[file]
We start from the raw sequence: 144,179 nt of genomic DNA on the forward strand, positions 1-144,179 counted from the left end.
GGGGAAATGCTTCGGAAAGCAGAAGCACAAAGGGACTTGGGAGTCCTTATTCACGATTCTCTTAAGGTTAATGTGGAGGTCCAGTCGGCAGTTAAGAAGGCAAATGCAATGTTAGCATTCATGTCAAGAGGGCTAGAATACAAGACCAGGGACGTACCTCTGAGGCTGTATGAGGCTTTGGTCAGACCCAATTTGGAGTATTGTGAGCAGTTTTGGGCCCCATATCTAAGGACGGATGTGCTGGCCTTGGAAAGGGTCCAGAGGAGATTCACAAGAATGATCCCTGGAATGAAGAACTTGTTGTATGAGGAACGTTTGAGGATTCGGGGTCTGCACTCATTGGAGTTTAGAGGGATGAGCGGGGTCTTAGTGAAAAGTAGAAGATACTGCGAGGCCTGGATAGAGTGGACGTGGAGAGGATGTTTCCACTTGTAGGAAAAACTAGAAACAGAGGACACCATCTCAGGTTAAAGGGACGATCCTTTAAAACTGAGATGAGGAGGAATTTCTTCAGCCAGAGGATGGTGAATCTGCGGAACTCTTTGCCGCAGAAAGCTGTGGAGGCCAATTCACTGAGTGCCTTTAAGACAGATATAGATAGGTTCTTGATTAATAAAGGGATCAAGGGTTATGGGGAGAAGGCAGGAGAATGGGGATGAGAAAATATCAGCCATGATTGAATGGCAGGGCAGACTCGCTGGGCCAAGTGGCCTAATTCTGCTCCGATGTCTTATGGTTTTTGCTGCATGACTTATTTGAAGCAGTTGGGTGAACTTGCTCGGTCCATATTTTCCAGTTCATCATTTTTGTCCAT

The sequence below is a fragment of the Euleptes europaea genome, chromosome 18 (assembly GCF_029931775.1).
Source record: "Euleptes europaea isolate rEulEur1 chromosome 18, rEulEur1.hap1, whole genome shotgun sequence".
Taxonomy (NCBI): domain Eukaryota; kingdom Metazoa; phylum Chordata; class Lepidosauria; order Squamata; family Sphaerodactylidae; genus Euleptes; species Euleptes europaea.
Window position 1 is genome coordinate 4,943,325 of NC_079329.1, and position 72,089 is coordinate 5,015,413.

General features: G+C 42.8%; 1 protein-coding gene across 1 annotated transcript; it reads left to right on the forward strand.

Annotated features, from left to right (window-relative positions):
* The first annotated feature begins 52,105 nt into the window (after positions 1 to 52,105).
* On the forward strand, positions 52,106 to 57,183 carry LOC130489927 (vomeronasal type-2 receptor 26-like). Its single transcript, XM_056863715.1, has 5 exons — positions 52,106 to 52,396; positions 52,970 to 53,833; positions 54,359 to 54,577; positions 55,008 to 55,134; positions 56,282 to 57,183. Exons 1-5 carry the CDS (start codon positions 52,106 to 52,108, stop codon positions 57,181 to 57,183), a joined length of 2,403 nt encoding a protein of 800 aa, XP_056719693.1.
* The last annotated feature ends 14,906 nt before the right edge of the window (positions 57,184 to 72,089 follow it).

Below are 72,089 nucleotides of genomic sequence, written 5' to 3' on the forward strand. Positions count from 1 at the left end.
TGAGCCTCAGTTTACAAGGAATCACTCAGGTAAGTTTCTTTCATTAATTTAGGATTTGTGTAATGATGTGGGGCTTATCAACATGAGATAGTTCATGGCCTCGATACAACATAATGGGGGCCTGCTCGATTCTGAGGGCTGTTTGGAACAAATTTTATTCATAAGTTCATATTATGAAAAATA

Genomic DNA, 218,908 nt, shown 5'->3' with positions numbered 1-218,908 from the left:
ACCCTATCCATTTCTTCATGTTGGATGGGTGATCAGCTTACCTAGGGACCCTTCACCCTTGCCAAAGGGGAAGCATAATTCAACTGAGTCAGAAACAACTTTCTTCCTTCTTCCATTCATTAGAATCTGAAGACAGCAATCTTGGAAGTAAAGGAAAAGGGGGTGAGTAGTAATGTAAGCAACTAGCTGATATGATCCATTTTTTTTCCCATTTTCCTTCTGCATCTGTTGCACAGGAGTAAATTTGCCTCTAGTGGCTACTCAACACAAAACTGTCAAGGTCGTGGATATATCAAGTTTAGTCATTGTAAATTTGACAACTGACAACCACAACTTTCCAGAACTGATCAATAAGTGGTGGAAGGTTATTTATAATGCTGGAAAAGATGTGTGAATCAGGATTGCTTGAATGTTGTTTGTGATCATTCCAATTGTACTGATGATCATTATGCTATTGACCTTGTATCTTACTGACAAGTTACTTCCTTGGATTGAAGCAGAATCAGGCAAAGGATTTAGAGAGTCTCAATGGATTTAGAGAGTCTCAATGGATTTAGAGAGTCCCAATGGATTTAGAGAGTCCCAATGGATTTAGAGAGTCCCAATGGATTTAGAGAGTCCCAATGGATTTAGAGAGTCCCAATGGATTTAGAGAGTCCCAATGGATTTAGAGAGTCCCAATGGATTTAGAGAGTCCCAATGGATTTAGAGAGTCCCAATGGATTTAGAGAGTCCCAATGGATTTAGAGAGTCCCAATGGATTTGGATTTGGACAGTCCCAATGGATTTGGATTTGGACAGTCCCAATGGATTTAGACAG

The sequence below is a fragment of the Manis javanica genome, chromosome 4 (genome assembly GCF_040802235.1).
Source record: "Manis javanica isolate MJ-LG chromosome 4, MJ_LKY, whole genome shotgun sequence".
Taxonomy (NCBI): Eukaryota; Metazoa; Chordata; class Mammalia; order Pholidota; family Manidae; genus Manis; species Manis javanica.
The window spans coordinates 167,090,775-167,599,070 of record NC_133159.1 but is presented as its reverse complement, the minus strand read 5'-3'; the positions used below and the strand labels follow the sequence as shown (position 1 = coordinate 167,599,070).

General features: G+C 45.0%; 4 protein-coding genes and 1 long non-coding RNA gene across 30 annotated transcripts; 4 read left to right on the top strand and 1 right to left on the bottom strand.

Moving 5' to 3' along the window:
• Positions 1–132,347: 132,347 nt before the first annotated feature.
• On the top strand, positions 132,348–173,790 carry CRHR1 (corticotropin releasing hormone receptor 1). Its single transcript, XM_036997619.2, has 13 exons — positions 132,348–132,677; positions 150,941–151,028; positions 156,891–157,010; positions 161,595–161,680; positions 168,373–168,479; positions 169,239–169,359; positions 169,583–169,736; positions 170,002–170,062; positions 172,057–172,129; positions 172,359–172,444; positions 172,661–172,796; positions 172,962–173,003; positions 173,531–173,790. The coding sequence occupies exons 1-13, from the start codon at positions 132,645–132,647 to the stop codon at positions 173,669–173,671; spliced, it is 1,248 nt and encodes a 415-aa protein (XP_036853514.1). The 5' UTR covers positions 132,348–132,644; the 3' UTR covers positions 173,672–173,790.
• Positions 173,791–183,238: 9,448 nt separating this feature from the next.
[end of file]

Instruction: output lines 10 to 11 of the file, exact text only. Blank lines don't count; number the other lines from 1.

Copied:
* On the forward strand, positions 52,106 to 57,183 carry LOC130489927 (vomeronasal type-2 receptor 26-like). Its single transcript, XM_056863715.1, has 5 exons — positions 52,106 to 52,396; positions 52,970 to 53,833; positions 54,359 to 54,577; positions 55,008 to 55,134; positions 56,282 to 57,183. Exons 1-5 carry the CDS (start codon positions 52,106 to 52,108, stop codon positions 57,181 to 57,183), a joined length of 2,403 nt encoding a protein of 800 aa, XP_056719693.1.
* The last annotated feature ends 14,906 nt before the right edge of the window (positions 57,184 to 72,089 follow it).